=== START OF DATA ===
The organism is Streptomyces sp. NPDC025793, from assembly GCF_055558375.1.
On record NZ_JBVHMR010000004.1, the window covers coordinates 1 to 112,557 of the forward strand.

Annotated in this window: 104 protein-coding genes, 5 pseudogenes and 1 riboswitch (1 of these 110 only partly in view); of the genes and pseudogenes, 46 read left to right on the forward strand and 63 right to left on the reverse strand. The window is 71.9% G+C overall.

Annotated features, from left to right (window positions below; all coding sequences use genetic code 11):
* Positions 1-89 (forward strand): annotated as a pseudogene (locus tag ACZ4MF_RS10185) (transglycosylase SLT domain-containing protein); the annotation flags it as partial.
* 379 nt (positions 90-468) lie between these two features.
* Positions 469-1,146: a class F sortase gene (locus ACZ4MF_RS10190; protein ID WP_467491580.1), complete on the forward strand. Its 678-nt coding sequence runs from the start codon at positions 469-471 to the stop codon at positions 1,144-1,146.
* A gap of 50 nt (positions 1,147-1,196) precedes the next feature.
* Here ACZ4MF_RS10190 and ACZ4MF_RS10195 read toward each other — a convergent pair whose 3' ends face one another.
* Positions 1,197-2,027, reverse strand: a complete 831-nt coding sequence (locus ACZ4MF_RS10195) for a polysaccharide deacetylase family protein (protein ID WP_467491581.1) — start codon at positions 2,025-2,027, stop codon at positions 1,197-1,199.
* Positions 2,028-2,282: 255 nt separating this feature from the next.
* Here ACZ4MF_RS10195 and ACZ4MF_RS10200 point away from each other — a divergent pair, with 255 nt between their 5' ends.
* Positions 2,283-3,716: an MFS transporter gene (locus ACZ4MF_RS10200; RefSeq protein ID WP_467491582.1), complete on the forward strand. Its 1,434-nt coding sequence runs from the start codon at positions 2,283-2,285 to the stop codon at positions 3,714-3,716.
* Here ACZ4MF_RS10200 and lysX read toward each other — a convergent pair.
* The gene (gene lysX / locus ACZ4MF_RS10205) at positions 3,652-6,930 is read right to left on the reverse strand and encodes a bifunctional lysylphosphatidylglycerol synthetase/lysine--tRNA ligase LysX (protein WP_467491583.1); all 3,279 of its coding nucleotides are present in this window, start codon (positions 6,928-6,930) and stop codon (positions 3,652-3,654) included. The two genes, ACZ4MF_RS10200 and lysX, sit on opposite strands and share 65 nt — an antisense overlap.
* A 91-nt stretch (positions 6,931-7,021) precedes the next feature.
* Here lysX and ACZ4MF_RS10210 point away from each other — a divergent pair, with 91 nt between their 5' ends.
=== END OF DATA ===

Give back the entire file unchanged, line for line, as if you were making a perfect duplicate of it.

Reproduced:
The organism is Streptomyces sp. NPDC025793, from assembly GCF_055558375.1.
On record NZ_JBVHMR010000004.1, the window covers coordinates 1 to 112,557 of the forward strand.

Annotated in this window: 104 protein-coding genes, 5 pseudogenes and 1 riboswitch (1 of these 110 only partly in view); of the genes and pseudogenes, 46 read left to right on the forward strand and 63 right to left on the reverse strand. The window is 71.9% G+C overall.

Annotated features, from left to right (window positions below; all coding sequences use genetic code 11):
* Positions 1-89 (forward strand): annotated as a pseudogene (locus tag ACZ4MF_RS10185) (transglycosylase SLT domain-containing protein); the annotation flags it as partial.
* 379 nt (positions 90-468) lie between these two features.
* Positions 469-1,146: a class F sortase gene (locus ACZ4MF_RS10190; protein ID WP_467491580.1), complete on the forward strand. Its 678-nt coding sequence runs from the start codon at positions 469-471 to the stop codon at positions 1,144-1,146.
* A gap of 50 nt (positions 1,147-1,196) precedes the next feature.
* Here ACZ4MF_RS10190 and ACZ4MF_RS10195 read toward each other — a convergent pair whose 3' ends face one another.
* Positions 1,197-2,027, reverse strand: a complete 831-nt coding sequence (locus ACZ4MF_RS10195) for a polysaccharide deacetylase family protein (protein ID WP_467491581.1) — start codon at positions 2,025-2,027, stop codon at positions 1,197-1,199.
* Positions 2,028-2,282: 255 nt separating this feature from the next.
* Here ACZ4MF_RS10195 and ACZ4MF_RS10200 point away from each other — a divergent pair, with 255 nt between their 5' ends.
* Positions 2,283-3,716: an MFS transporter gene (locus ACZ4MF_RS10200; RefSeq protein ID WP_467491582.1), complete on the forward strand. Its 1,434-nt coding sequence runs from the start codon at positions 2,283-2,285 to the stop codon at positions 3,714-3,716.
* Here ACZ4MF_RS10200 and lysX read toward each other — a convergent pair.
* The gene (gene lysX / locus ACZ4MF_RS10205) at positions 3,652-6,930 is read right to left on the reverse strand and encodes a bifunctional lysylphosphatidylglycerol synthetase/lysine--tRNA ligase LysX (protein WP_467491583.1); all 3,279 of its coding nucleotides are present in this window, start codon (positions 6,928-6,930) and stop codon (positions 3,652-3,654) included. The two genes, ACZ4MF_RS10200 and lysX, sit on opposite strands and share 65 nt — an antisense overlap.
* A 91-nt stretch (positions 6,931-7,021) precedes the next feature.
* Here lysX and ACZ4MF_RS10210 point away from each other — a divergent pair, with 91 nt between their 5' ends.